With so many programming languages to choose from, why would someone choose Logo? When Logo was created in 1967, it was at least as powerful as any of its contemporaries. The world of computing has changed a lot since then and the demands of the industry have given rise to many new languages that offer new powerful features. During that time, Logo did not change much. Today, Logo lacks many features that are necessary in industry and so it is not used by professional programmers for anything but small projects.
So if Logo is not used by professional programmers, why use it at all?
For one, Logo was not designed to create industry-grade software, it was designed as a tool to help children learn an important skill, one that is as important today as it was in 1967: the skill of learning how to learn. The new language features that industry has demanded are irrelevant for helping people learn to learn. While other languages are designed around abstract concepts in computer science, Logo is designed around how people learn. The basic philosophy of Logo is that education should focus on learning, not teaching, and that learning happens best when the learner is mentally engaged in a constructive project. The programmer assumes the role of "teacher" and learns by "teaching" a computer to do things. The Logo language is not, itself, the subject to learn, rather it is a tool to explore idea in areas such as art, music, mathematics, intelligence, and language.
In a sense, Logo's lack of features is one of its best features. Many full-featured programming languages require complex setup. Before you can start to program in them, you must learn about things like compilers, syntax, virtual machines, classes, and entry points. Such things are important for a professional, but they are unnecessary obstacles for a beginner. With Logo, you are ready to start programming as soon as the Logo environment starts. Every instruction that you type is run immediately. This gives you instant feedback on your instructions, whether they do what you expect or not.
Another advantage of Logo is its support for "Turtle Graphics".
Turtle graphics is a simple and powerful set of commands used to manipulate a screen object called a turtle.
The idea behind turtle graphics is that you program by giving instructions to a "turtle" (represented in FMSLogo as a triangle) and these instructions make the turtle walk around on the screen, drawing a line wherever it goes.
With just a few keystrokes, you can program the computer to draw a line on the screen.
FD 100 means "turtle, walk 100 steps forward".
By adding more instructions, you can program the computer to draw complete pictures.
Turtle graphics brings computer programming into a world that is familiar to children, one of colors, shapes, and art. It enables a child to start programming at a stage in their cognitive development before they understand symbolic reasoning.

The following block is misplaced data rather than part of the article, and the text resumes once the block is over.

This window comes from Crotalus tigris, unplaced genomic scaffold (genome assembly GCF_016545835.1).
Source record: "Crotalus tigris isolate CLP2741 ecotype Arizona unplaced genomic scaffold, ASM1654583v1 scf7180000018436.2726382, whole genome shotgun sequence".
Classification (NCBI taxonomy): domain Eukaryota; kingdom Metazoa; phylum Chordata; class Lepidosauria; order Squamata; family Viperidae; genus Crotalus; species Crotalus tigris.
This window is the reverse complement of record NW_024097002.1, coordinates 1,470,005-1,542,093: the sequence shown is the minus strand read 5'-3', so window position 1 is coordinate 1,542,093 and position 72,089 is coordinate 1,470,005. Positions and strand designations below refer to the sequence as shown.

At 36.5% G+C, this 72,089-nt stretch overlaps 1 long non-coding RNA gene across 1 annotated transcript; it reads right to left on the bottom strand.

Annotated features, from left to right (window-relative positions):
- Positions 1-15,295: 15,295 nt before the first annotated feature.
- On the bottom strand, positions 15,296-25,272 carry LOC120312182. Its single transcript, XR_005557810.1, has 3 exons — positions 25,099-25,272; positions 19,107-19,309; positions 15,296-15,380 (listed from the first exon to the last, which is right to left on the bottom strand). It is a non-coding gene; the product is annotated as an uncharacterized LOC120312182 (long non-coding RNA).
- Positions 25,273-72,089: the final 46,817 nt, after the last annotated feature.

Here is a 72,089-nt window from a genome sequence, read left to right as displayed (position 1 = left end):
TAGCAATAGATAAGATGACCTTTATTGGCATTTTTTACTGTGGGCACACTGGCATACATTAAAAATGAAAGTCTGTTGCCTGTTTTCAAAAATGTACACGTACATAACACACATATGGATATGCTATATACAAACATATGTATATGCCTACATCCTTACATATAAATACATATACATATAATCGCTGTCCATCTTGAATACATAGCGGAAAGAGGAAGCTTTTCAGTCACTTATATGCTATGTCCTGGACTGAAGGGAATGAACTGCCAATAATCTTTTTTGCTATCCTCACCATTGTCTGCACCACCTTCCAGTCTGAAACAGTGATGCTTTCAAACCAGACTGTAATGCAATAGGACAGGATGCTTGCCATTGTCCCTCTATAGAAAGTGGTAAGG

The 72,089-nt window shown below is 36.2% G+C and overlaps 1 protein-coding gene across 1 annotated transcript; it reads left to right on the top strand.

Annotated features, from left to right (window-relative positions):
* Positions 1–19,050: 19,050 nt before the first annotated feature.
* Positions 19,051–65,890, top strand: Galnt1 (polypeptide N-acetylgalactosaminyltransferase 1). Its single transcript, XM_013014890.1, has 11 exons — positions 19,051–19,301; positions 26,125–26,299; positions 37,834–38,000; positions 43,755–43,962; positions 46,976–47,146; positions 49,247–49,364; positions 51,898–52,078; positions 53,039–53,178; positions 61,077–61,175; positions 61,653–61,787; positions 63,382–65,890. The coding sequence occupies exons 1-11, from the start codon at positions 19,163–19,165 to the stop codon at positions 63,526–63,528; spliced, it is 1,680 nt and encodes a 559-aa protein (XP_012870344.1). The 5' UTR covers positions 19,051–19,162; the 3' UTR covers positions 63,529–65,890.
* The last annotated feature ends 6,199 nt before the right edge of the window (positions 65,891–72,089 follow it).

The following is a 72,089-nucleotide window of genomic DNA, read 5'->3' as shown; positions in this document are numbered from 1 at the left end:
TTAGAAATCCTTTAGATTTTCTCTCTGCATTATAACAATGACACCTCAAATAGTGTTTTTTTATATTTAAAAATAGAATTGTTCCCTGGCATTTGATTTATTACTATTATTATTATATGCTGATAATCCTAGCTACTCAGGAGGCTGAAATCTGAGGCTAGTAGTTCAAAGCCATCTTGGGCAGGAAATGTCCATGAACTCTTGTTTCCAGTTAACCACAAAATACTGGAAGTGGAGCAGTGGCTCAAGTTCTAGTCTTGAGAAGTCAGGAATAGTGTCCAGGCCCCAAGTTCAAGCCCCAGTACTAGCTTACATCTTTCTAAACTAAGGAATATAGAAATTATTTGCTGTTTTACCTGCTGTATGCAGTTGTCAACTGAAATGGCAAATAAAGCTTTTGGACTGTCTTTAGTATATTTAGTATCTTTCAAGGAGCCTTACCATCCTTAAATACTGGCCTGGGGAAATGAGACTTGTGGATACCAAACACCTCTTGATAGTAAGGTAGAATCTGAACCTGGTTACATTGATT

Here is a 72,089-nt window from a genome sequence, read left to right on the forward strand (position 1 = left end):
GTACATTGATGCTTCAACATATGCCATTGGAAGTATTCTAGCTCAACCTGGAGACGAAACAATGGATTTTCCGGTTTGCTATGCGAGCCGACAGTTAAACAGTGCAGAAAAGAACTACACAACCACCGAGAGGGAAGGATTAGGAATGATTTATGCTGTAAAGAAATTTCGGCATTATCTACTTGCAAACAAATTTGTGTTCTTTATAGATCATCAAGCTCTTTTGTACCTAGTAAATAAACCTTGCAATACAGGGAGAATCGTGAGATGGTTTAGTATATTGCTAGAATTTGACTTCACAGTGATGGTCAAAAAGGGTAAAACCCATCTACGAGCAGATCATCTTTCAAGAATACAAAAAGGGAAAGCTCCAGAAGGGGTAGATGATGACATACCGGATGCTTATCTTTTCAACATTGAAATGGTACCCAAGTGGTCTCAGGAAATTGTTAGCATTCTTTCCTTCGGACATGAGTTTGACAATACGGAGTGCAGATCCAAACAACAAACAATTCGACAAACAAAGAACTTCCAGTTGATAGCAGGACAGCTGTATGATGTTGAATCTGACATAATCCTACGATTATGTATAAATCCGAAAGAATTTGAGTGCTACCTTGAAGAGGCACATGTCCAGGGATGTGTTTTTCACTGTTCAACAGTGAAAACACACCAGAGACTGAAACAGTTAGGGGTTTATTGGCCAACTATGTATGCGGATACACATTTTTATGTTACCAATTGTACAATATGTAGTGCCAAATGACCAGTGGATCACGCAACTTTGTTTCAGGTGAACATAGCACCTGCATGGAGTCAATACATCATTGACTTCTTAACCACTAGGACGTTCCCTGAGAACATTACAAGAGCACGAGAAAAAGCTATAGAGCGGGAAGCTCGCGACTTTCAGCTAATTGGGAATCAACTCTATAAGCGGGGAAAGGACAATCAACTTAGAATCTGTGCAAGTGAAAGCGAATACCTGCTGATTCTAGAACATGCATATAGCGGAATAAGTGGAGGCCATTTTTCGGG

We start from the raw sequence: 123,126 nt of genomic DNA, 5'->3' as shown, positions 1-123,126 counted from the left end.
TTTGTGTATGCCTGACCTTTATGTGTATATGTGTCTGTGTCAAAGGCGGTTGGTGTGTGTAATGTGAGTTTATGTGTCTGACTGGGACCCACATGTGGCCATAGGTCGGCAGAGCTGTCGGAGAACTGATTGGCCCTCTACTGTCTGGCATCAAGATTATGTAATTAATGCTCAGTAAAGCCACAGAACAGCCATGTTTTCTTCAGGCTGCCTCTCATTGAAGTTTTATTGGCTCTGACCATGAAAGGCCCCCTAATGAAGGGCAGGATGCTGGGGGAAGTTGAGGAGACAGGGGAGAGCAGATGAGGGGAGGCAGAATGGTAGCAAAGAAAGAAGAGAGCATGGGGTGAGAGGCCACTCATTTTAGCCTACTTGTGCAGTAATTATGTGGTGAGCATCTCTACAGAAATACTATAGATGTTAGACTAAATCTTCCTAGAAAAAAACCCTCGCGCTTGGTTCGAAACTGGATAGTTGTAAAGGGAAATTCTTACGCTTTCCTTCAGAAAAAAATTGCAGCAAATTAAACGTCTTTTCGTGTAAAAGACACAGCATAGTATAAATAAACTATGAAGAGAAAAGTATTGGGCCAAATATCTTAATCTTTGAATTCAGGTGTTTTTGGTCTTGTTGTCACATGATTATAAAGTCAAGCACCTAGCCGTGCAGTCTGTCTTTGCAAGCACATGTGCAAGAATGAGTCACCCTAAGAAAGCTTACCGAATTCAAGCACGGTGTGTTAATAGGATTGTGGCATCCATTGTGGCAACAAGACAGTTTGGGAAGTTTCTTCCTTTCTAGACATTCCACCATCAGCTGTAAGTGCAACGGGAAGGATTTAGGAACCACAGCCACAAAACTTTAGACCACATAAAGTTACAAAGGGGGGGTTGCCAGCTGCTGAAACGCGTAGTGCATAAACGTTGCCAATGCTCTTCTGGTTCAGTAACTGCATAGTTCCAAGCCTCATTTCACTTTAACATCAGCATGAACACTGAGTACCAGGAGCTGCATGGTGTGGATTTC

Logo has a simple syntax that requires less typing than other languages, which is especially important for children who are not yet confident typists.
As you've seen, you can draw a line on the screen by writing
In other languages, an equivalent instruction might be
Turtle.Forward(100); and if you forget one of the syntactic elements, like the semi-colon at the end, you'll get a difficult-to-understand error message, like "syntax error: unterminated statement", which is meaningless to a beginner.
Even though Logo is not for professional programming, this doesn't mean that it's only for children. Many adults mistakenly think that programming is like arithmetic and that programming must be as boring as doing taxes or balancing a checkbook. In truth, programming is closer to carpentry and art. It couples the excitement and satisfaction of constructing something with an artistic sense of refinement in making that thing beautiful in its expression. This may sound far-fetched, but the more you program, the more you'll come to understand it as true. Moreover, programming is a rewarding and worthwhile intellectual pastime for an adult, whether or not they are a professional programmmer. In the same way that trying to prove Fermat's Last Theorem is worthwhile for someone who isn't a professional mathematician, or painting is worthwhile for someone who is never going to be a professional artist, or learning to play the piano is worthwhile for someone who is never going to perform for anyone beyond their friends and family, amateur programming can enrich your life. If you're not trying to create software for the industry, then you don't need to use any of the languages that are used by the industry. Logo is a good place to start.